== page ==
The 3D symbols listed in the table below may only be used to visualize features in 3D SceneViews. Unlike 2D symbols, 3D symbols are containers for symbol layers. One or more symbol layers determines the visualization of a 3D symbol. A 3D symbol must have at least one symbol layer for features to render in the view. While more than one symbol layer may be used to define a 3D symbol, only one symbol layer is supported when applying visualVariables to the renderer. The table below lists each symbol layer along with the symbol types and geometries to which each may be applied.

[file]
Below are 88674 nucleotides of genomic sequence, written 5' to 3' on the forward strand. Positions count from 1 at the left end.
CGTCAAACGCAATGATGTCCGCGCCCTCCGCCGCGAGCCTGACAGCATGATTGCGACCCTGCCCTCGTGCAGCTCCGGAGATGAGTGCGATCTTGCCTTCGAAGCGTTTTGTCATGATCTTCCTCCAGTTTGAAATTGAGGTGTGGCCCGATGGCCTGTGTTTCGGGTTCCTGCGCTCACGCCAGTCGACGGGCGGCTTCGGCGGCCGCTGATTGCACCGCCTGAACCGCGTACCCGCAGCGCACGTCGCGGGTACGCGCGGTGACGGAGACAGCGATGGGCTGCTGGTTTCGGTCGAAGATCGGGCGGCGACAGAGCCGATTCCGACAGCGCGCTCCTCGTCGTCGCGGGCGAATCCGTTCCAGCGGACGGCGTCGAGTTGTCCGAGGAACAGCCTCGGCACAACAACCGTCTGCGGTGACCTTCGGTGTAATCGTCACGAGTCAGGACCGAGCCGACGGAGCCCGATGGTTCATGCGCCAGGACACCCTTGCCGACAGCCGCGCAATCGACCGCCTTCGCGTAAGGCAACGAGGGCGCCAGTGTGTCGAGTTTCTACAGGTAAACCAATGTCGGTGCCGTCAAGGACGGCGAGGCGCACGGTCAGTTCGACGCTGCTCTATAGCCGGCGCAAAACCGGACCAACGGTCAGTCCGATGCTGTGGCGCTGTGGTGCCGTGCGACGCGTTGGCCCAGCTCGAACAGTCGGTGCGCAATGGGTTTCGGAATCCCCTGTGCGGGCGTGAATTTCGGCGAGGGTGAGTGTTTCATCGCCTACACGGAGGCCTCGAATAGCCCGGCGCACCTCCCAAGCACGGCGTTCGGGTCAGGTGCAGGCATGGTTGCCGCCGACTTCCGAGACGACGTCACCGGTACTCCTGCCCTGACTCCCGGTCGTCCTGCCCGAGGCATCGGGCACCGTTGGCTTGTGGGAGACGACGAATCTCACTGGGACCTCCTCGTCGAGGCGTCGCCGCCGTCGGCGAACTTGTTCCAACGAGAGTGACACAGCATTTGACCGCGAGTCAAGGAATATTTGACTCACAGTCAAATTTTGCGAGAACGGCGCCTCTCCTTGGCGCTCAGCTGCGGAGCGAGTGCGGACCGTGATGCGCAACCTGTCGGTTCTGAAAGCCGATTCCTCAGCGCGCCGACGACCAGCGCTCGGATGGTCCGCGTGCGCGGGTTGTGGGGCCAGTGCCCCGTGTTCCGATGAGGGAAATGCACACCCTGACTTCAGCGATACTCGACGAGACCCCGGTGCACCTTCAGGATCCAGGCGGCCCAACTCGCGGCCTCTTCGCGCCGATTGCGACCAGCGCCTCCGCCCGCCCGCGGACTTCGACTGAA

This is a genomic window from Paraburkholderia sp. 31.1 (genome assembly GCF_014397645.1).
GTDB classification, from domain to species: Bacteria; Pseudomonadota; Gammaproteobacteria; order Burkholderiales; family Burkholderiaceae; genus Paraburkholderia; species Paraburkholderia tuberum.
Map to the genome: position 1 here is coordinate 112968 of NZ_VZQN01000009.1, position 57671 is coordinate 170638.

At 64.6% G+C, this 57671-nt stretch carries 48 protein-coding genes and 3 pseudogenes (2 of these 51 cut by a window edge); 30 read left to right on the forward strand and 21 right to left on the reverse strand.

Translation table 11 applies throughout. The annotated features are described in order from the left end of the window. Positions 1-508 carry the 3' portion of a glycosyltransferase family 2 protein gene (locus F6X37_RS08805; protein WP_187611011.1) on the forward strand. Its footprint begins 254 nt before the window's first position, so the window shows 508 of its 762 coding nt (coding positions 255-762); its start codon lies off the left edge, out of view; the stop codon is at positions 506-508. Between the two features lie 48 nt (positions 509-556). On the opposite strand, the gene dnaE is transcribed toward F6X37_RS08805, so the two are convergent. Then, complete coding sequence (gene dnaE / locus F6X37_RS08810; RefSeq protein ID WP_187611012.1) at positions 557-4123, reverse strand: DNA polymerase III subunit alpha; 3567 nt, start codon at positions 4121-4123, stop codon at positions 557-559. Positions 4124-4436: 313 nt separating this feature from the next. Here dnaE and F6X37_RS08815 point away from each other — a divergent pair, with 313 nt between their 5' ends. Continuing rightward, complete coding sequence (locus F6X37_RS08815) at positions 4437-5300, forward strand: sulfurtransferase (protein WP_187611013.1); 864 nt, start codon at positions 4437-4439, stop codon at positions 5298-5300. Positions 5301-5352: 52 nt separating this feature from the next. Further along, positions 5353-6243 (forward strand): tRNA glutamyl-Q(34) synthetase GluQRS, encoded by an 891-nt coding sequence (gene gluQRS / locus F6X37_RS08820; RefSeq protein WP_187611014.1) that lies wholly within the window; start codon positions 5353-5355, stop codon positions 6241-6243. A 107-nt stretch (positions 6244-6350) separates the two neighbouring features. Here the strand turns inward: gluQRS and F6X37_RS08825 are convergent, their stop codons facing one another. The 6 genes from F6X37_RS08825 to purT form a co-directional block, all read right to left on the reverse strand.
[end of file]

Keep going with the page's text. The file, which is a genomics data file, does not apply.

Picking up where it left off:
Symbol LayerSymbolGeometryDescriptionSizeExample
IconSymbol3DLayerPointSymbol3D, PolygonSymbol3DPoint, Polygonflatpoints/pixels s3d-icon-circle
ObjectSymbol3DLayerPointSymbol3D, PolygonSymbol3DPoint, Polygonvolumetricmeters s3d-object
LineSymbol3DLayerLineSymbol3D, PolygonSymbol3DPolyline, Polygonflatpoints/pixels s3d-line
PathSymbol3DLayerLineSymbol3DPolylinevolumetricmeters s3d-path
FillSymbol3DLayerPolygonSymbol3D, MeshSymbol3DPolygon, Meshflat- s3d-fill
ExtrudeSymbol3DLayerPolygonSymbol3DPolygonvolumetricmeters s3d-extrusion
TextSymbol3DLayerLabelSymbol3DPoint, Polyline, Polygonflatpoints/pixels s3d-text

See the documentation for Symbol3DLayer and Symbol3D for more details about the relationship of symbol layers to symbols.